I was sifting through some old things of my grandma’s lately and came across a spiral-bound cookbook put out by the Ripley Rainbow Girls. That’s an organization I am not familiar with, so I am not sure what role they played in our community. Considering that roughly two-thirds of the book consisted of only delicious-sounding dessert recipes, I’m sure upping our community’s diabetes numbers was part of it.

While I glanced through, looking for names I knew (Billie Bennett, Marsha Landis, Dawn Myers, to name a few), it got me thinking that we are long overdue for a curated community cookbook. We have a long history in Jackson County of people who can COOK (that’s how you say it when someone ask you if someone can really cook), and we’ve had some amazing restaurants in our history, and equally amazing ones serving us now.

I’m imagining a book that covers all ends of the county, and all the foods we love. I’d like to see a section on Legacy Recipes. That’s where foods from our lost-but-not-forgotten stores would go: the official white cake and hot dog sauce recipes from the Big R, for example, or something from the Village Cafeteria. Then we’d include recipes from the people who fed us the best, and whose recipes have never tasted quite the same since they weren’t here to make them (my entry for that? Grandma Kate’s Waldorf Salad).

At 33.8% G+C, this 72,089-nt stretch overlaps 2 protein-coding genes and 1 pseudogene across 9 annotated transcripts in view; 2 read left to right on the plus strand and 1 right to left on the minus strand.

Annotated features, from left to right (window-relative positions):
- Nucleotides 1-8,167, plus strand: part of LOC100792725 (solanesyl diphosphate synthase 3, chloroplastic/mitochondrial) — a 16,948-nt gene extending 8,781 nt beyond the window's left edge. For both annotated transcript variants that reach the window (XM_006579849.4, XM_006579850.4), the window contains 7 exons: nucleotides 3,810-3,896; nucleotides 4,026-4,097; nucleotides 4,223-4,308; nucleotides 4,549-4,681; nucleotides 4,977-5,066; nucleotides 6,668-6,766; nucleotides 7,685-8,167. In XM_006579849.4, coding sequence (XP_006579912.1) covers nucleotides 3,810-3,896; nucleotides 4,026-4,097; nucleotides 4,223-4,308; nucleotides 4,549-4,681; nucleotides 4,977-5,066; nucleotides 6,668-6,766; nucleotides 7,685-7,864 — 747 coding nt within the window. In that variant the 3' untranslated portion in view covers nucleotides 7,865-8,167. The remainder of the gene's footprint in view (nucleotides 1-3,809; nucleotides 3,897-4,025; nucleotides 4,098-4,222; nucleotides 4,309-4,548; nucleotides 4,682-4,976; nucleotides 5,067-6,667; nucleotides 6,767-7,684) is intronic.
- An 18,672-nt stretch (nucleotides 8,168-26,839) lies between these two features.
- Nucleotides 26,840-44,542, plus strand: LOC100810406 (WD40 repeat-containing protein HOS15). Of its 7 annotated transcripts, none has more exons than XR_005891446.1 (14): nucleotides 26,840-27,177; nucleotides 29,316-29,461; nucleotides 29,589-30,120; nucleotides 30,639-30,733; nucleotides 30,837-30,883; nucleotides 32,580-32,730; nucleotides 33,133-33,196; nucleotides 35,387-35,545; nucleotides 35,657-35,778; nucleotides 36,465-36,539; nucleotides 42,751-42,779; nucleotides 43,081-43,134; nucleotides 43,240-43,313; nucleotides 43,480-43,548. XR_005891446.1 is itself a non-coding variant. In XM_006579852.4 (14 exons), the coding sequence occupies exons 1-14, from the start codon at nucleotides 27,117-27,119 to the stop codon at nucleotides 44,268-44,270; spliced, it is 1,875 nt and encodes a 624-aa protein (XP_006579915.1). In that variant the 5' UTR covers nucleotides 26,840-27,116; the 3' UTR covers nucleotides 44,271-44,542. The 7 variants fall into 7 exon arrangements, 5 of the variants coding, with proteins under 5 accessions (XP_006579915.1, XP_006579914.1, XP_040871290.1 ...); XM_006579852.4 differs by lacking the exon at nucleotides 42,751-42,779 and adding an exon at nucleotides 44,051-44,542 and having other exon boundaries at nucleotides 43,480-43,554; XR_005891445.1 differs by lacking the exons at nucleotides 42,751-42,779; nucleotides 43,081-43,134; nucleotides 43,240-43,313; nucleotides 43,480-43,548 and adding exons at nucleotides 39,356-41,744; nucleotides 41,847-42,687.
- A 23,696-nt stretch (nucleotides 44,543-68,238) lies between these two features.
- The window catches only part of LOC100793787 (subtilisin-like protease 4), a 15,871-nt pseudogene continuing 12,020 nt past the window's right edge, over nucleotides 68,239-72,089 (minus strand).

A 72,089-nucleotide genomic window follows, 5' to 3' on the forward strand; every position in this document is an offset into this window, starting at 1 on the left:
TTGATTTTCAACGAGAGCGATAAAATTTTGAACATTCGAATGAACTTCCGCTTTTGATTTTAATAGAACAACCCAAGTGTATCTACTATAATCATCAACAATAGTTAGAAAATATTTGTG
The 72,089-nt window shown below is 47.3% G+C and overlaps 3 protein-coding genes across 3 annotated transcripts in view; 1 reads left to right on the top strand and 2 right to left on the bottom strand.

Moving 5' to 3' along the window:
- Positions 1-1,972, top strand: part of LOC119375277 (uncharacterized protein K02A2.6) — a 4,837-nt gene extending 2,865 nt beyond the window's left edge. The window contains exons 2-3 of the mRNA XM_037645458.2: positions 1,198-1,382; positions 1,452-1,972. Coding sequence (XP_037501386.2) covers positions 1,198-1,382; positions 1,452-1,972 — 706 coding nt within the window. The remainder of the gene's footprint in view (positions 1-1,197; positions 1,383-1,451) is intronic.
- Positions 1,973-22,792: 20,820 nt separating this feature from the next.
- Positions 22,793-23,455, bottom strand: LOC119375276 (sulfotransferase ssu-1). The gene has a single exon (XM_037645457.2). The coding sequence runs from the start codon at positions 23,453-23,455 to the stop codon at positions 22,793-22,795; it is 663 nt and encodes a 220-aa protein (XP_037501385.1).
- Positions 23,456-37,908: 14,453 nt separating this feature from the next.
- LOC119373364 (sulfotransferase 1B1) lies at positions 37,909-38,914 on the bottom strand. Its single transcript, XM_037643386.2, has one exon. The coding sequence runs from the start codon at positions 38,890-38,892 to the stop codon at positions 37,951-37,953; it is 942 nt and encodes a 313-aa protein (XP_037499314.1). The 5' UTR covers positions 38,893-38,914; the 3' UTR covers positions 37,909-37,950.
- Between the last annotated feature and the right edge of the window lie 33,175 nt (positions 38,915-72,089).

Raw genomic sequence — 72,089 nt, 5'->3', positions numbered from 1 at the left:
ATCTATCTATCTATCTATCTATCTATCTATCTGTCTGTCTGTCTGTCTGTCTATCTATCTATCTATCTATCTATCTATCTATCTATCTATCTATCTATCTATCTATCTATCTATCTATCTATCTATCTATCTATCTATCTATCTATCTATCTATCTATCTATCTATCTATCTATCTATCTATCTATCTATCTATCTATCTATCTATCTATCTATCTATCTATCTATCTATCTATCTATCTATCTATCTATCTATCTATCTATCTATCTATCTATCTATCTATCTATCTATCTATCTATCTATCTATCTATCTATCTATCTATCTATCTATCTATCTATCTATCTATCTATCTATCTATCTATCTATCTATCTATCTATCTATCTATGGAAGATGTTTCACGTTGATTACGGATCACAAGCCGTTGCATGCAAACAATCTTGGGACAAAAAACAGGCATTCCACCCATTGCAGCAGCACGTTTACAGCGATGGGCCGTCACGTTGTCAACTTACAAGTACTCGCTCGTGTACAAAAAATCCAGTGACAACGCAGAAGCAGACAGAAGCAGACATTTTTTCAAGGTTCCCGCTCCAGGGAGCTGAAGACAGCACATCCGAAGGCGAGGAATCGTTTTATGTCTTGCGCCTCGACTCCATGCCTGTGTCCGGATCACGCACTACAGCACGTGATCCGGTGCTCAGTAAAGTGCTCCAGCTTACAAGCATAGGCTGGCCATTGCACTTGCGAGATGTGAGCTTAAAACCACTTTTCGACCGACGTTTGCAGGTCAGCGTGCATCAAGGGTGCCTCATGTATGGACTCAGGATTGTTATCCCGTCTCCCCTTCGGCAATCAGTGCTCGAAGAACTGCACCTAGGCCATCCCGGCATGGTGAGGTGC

Then I’d like to see the recipes from our new eatery favorites: Cozumel’s white cheese dipping sauce, for example, or a breakfast meal from the Downtowner. The Fairplain Yacht Club’s Crabby Patty Burger or one of iScream’s artisan shakes, and the ribs from Bogey’s Grill would be awesome additions. The roll recipe from Jackson General Hospital and the bread pudding from Cedar Lakes would be great too. And it wouldn’t be complete without our local craft food vendors signature items, like a jelly recipe from The Leavitt Farms, or the moonshine pecans from Ginger Harmon, or a Connie Fisher bread recipe!

We have some amazing caterers as well whose food is devoured at an event, and we’d all love to try at home. O’Brien’s Catering’s candied bacon, or one of Silverspoon’s Catering’s signature wrap sandwiches would fit perfectly into a cookbook that won’t just show what we ate: it’ll highlight the people that fed us too.

Of course, no community cookbook is complete without the standout recipes from our people who can COOK, who make every church picnic, baby shower, and Sunday dinner worth attending. I’d have to have Elizabeth Webb’s chicken salad recipe (she doesn’t use celery!!), Jean Rectenwald’s meatloaf, or pretty much anything Jackie Casto is turning out in her kitchen. I don’t want to brag, but my cousin Scott Ranson makes basically the best Thanksgiving turkeys and prime ribs around, so he’d need at least two pages in the meats section.

Perhaps 2020 is just the right time to create a cookbook that’ll showcase what’s best, and tastiest, about us, Jackson County. So if anyone is interested in heading up this project, I’ll help any way I can, as long as that way involves the taste-testing!